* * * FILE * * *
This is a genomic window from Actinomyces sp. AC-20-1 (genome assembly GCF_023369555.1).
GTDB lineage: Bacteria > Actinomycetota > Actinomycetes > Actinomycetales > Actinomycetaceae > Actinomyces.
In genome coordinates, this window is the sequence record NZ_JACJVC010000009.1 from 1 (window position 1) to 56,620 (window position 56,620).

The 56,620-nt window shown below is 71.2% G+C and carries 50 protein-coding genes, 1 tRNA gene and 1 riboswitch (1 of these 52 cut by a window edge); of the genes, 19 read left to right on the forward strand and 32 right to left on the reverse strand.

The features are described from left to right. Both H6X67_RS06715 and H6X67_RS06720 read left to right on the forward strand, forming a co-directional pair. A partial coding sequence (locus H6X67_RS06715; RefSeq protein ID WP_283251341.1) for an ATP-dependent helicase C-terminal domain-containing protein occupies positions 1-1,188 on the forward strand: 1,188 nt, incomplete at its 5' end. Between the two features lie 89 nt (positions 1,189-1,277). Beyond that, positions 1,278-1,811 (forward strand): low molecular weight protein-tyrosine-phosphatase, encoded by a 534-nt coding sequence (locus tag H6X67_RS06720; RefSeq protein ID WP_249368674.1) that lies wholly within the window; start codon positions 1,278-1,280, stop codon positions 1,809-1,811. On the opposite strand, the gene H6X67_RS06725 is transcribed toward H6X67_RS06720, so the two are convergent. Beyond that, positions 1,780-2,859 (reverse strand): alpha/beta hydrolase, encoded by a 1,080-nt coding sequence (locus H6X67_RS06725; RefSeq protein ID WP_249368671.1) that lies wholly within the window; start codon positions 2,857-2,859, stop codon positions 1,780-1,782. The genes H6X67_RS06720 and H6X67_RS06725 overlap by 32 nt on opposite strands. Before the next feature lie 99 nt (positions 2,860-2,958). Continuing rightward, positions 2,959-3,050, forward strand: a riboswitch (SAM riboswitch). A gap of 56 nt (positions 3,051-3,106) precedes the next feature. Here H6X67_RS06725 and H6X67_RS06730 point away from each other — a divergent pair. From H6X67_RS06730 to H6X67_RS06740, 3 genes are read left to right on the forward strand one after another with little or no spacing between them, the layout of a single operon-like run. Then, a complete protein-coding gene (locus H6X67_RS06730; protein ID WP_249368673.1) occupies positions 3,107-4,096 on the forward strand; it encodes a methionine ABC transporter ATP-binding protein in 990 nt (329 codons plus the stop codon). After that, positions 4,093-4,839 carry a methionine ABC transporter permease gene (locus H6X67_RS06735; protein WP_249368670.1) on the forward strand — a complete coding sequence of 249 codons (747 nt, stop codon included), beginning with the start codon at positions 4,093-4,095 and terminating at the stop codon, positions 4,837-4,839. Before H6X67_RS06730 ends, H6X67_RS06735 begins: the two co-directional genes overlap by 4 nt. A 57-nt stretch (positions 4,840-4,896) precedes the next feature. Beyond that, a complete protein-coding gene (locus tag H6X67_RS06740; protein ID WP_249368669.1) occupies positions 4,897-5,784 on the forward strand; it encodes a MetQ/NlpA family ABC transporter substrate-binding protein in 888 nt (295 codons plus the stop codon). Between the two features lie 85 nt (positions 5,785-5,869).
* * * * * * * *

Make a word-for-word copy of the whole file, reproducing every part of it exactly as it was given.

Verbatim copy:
This is a genomic window from Actinomyces sp. AC-20-1 (genome assembly GCF_023369555.1).
GTDB lineage: Bacteria > Actinomycetota > Actinomycetes > Actinomycetales > Actinomycetaceae > Actinomyces.
In genome coordinates, this window is the sequence record NZ_JACJVC010000009.1 from 1 (window position 1) to 56,620 (window position 56,620).

The 56,620-nt window shown below is 71.2% G+C and carries 50 protein-coding genes, 1 tRNA gene and 1 riboswitch (1 of these 52 cut by a window edge); of the genes, 19 read left to right on the forward strand and 32 right to left on the reverse strand.

The features are described from left to right. Both H6X67_RS06715 and H6X67_RS06720 read left to right on the forward strand, forming a co-directional pair. A partial coding sequence (locus H6X67_RS06715; RefSeq protein ID WP_283251341.1) for an ATP-dependent helicase C-terminal domain-containing protein occupies positions 1-1,188 on the forward strand: 1,188 nt, incomplete at its 5' end. Between the two features lie 89 nt (positions 1,189-1,277). Beyond that, positions 1,278-1,811 (forward strand): low molecular weight protein-tyrosine-phosphatase, encoded by a 534-nt coding sequence (locus tag H6X67_RS06720; RefSeq protein ID WP_249368674.1) that lies wholly within the window; start codon positions 1,278-1,280, stop codon positions 1,809-1,811. On the opposite strand, the gene H6X67_RS06725 is transcribed toward H6X67_RS06720, so the two are convergent. Beyond that, positions 1,780-2,859 (reverse strand): alpha/beta hydrolase, encoded by a 1,080-nt coding sequence (locus H6X67_RS06725; RefSeq protein ID WP_249368671.1) that lies wholly within the window; start codon positions 2,857-2,859, stop codon positions 1,780-1,782. The genes H6X67_RS06720 and H6X67_RS06725 overlap by 32 nt on opposite strands. Before the next feature lie 99 nt (positions 2,860-2,958). Continuing rightward, positions 2,959-3,050, forward strand: a riboswitch (SAM riboswitch). A gap of 56 nt (positions 3,051-3,106) precedes the next feature. Here H6X67_RS06725 and H6X67_RS06730 point away from each other — a divergent pair. From H6X67_RS06730 to H6X67_RS06740, 3 genes are read left to right on the forward strand one after another with little or no spacing between them, the layout of a single operon-like run. Then, a complete protein-coding gene (locus H6X67_RS06730; protein ID WP_249368673.1) occupies positions 3,107-4,096 on the forward strand; it encodes a methionine ABC transporter ATP-binding protein in 990 nt (329 codons plus the stop codon). After that, positions 4,093-4,839 carry a methionine ABC transporter permease gene (locus H6X67_RS06735; protein WP_249368670.1) on the forward strand — a complete coding sequence of 249 codons (747 nt, stop codon included), beginning with the start codon at positions 4,093-4,095 and terminating at the stop codon, positions 4,837-4,839. Before H6X67_RS06730 ends, H6X67_RS06735 begins: the two co-directional genes overlap by 4 nt. A 57-nt stretch (positions 4,840-4,896) precedes the next feature. Beyond that, a complete protein-coding gene (locus tag H6X67_RS06740; protein ID WP_249368669.1) occupies positions 4,897-5,784 on the forward strand; it encodes a MetQ/NlpA family ABC transporter substrate-binding protein in 888 nt (295 codons plus the stop codon). Between the two features lie 85 nt (positions 5,785-5,869).